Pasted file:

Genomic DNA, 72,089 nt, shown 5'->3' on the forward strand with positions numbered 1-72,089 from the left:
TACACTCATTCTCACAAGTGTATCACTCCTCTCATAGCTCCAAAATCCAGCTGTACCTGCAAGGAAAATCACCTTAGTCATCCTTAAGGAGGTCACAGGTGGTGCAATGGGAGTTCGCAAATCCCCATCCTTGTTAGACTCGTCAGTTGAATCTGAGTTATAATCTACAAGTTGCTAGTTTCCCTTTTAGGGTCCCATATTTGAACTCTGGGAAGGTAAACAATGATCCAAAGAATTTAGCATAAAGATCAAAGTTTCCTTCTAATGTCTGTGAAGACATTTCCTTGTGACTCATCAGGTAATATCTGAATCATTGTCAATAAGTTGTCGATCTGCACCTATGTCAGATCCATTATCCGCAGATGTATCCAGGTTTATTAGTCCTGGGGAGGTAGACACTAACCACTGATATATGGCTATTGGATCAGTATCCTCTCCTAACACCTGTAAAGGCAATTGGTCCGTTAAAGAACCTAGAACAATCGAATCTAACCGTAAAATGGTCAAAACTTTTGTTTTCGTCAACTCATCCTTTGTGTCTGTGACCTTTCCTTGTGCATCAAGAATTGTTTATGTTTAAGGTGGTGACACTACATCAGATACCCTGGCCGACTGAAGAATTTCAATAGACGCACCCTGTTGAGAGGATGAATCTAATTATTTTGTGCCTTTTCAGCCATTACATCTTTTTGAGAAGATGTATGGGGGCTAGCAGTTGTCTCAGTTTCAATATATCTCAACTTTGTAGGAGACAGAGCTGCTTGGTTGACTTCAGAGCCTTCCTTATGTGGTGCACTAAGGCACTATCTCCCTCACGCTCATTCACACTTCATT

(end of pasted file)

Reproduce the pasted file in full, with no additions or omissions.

Genomic DNA, 72,089 nt, shown 5'->3' on the forward strand with positions numbered 1-72,089 from the left:
TACACTCATTCTCACAAGTGTATCACTCCTCTCATAGCTCCAAAATCCAGCTGTACCTGCAAGGAAAATCACCTTAGTCATCCTTAAGGAGGTCACAGGTGGTGCAATGGGAGTTCGCAAATCCCCATCCTTGTTAGACTCGTCAGTTGAATCTGAGTTATAATCTACAAGTTGCTAGTTTCCCTTTTAGGGTCCCATATTTGAACTCTGGGAAGGTAAACAATGATCCAAAGAATTTAGCATAAAGATCAAAGTTTCCTTCTAATGTCTGTGAAGACATTTCCTTGTGACTCATCAGGTAATATCTGAATCATTGTCAATAAGTTGTCGATCTGCACCTATGTCAGATCCATTATCCGCAGATGTATCCAGGTTTATTAGTCCTGGGGAGGTAGACACTAACCACTGATATATGGCTATTGGATCAGTATCCTCTCCTAACACCTGTAAAGGCAATTGGTCCGTTAAAGAACCTAGAACAATCGAATCTAACCGTAAAATGGTCAAAACTTTTGTTTTCGTCAACTCATCCTTTGTGTCTGTGACCTTTCCTTGTGCATCAAGAATTGTTTATGTTTAAGGTGGTGACACTACATCAGATACCCTGGCCGACTGAAGAATTTCAATAGACGCACCCTGTTGAGAGGATGAATCTAATTATTTTGTGCCTTTTCAGCCATTACATCTTTTTGAGAAGATGTATGGGGGCTAGCAGTTGTCTCAGTTTCAATATATCTCAACTTTGTAGGAGACAGAGCTGCTTGGTTGACTTCAGAGCCTTCCTTATGTGGTGCACTAAGGCACTATCTCCCTCACGCTCATTCACACTTCATT